The successful operation of a solar water heating system relies greatly on the proper placement and layout of the collectors in arrays. Arrays must be sized and plumbed correctly to ensure proper, balanced flow, allow for thermal deformation of piping, permit serviceability of the collectors, and keep tilted collectors from shading arrays behind them.

There are several key aspects to keep in mind when designing the collector layout:

  • It is important to keep the flow velocities in all piping at, or below, 5 ft/sec. including the piping integral to the collector absorber plate. This reduces the friction head loss in the system as well as reducing the risk for water hammer.
  • For Solene collectors with 1″ manifolds the following table gives the maximum allowable bank sizes for different collector sizes:
    Maximum Allowable Collector Sizes
    Collector SizeBank Size
    4′ x 6′12 collectors
    4′ x 8′10 collectors
    4′ x 10′8 collectors
  • Some allowance for thermal deformation of piping between collector banks and the supply & return piping needs to be made. Rigid piping changes length with temperature so piping connections should be allowed to flex and should not be completely constrained.
  • Flow balancing through the collector array should be done using a reverse-return method if possible. If this is not possible then another method of flow balancing will need to be included using ball valves or balancing valves.
  • All copper piping should be insulated and covered in a UV-resistant latex coating or jacket.
  • It is good practice to include isolation valves at the collector bank(s) for serviceability reasons. For large systems with multiple banks in an array one bank can be isolated for service while the other banks remain functional.

Direct System Arrays

The diagram below shows a (16) collector array using (2) banks of (8) collectors in a direct system installation. The system is plumbed in parallel in a reverse-return manner for optimal flow balancing. Each bank has isolation valves at the supply & return connection for service and/or flow balancing purposes. Direct systems also feature air vents, pressure relief valves, and freeze valves located on the return side of the collector bank. Drains are also recommended on the lower manifold opposite the supply connection in case a bank must be drained for service.
Array - Direct

Indirect Drainback Arrays

The diagram below shows an indirect drainback collector array similar in layout to the direct system discussed earlier. Since drainback systems are unpressurized the need for air vents, pressure relief valves, and freeze valves is eliminated. It is still good practice to install isolation valves for the same reasons given for the direct system type. Though the design may appear simpler and require less parts it should be noted that the plumbing of the system is more complex requiring all piping to slope a minimum of ¼″ per foot back to the drainback tank.
Array - Indirect Drainback

Indirect Glycol Arrays

The diagram below shows an indirect glycol collector array similar in layout to the indirect drainback system. Indirect glycol systems, like direct systems, are under constant pressure whether the circulator pump is on or not so many of the valves and other equipment required is identical. Notably missing are the freeze valves as indirect glycol systems rely on the propylene glycol HTF to protect against damage caused by freezing fluid.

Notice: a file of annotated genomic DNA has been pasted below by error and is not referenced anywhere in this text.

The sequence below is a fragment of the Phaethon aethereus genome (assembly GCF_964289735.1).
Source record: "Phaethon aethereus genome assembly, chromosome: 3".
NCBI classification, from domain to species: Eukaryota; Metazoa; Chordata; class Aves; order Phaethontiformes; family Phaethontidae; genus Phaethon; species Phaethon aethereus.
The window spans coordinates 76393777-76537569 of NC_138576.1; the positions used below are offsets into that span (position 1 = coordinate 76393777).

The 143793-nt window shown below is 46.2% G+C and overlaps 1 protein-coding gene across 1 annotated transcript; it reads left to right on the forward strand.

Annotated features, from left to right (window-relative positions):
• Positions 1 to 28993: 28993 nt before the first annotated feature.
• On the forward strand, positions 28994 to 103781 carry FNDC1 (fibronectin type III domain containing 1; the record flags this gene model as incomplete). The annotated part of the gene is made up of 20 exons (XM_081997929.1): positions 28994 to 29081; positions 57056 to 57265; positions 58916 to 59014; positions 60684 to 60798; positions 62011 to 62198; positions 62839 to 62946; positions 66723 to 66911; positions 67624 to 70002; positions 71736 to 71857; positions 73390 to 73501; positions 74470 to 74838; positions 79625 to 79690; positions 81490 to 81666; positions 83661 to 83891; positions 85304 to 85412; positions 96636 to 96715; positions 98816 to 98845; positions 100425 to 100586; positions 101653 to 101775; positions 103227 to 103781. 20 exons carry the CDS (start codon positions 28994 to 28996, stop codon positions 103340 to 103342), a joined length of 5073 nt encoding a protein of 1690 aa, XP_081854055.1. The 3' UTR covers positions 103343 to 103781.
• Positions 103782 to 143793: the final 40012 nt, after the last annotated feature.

Array - Indirect Glycol

Interrow Shading

For systems that require the collectors to be tilted up rather than mounted flush shading of one row by another must be taken into account. Interrow shading occurs when one bank of collectors is too close to a bank behind it and casts a shadow on that collector bank. Obviously this leads to reduced performance of the shaded bank of collectors. To determine the proper interrow spacing an online calculator may be used or the following method may be employed:
Data Required:

  • Collector Tilt Angle (degrees) – ⊖
  • Collector Length (inches)
  • Solar Elevation Angle (degrees) – Φ
  • Azimuth Angle (degrees) – ∑

Step 1: Height Difference – sin[Tilt Angle] * [Collector Length]
Step 2: Solar Elevation Angle – Use the following link – http://solardat.uoregon.edu/SunChartProgram.php and input the site’s zip code and time zone to produce a table similar to this. Choose the solar elevation angle by plotting a horizontal line to the vertical axis through 9 am – 3 pm on the December 21st curve. This will be the worst case during the winter solstice.
Step 3: Azimuth Angle – Using the same chart used for the Solar Elevation Angle plot vertical lines to the horizontal axis through the intersections of 9 am & 3 pm on the December 21st curve. Subtract this angle from 180° to determine the azimuth.
Step 4: Calculate Interrow Spacing: ([Height Difference] / tan[Solar Elevation Angle]) * cos[Azimuth Angle]

The resulting interrow spacing distance is the minimum distance between the rear edge of one bank of collectors and the front edge of another.
Example: SLSG-40 collectors at a 25° tilt are to be installed in Altamonte Springs, FL.

  • Collector Tilt Angle: 25°
  • Collector Length: 120″
  • Solar Elevation & Azimuth Angles: Using the link provided enter 32714 as the zip code and select UTC – 5h (EST) as the time zone. Leave all other options as their default setting and click ‘create chart’.
  • Using the resulting chart plot the appropriate horizontal and vertical lines corresponding with 9 am – 3 pm on December 21st. The resulting Solar Elevation Angle is determined to be ~23° and the Azimuth is 45°.
  • Calculate the Height Difference: sin(25°) * 120″ = 51″
  • Calculate the Interrow Spacing: ([51] / tan[23]) * cos(45) = 85″
Shading Data Diagram

Shading Data Diagram

Solar Angle Chart - Clean

Solar Angle Chart – Clean

Solar Angle Chart - Marked

Solar Angle Chart – Marked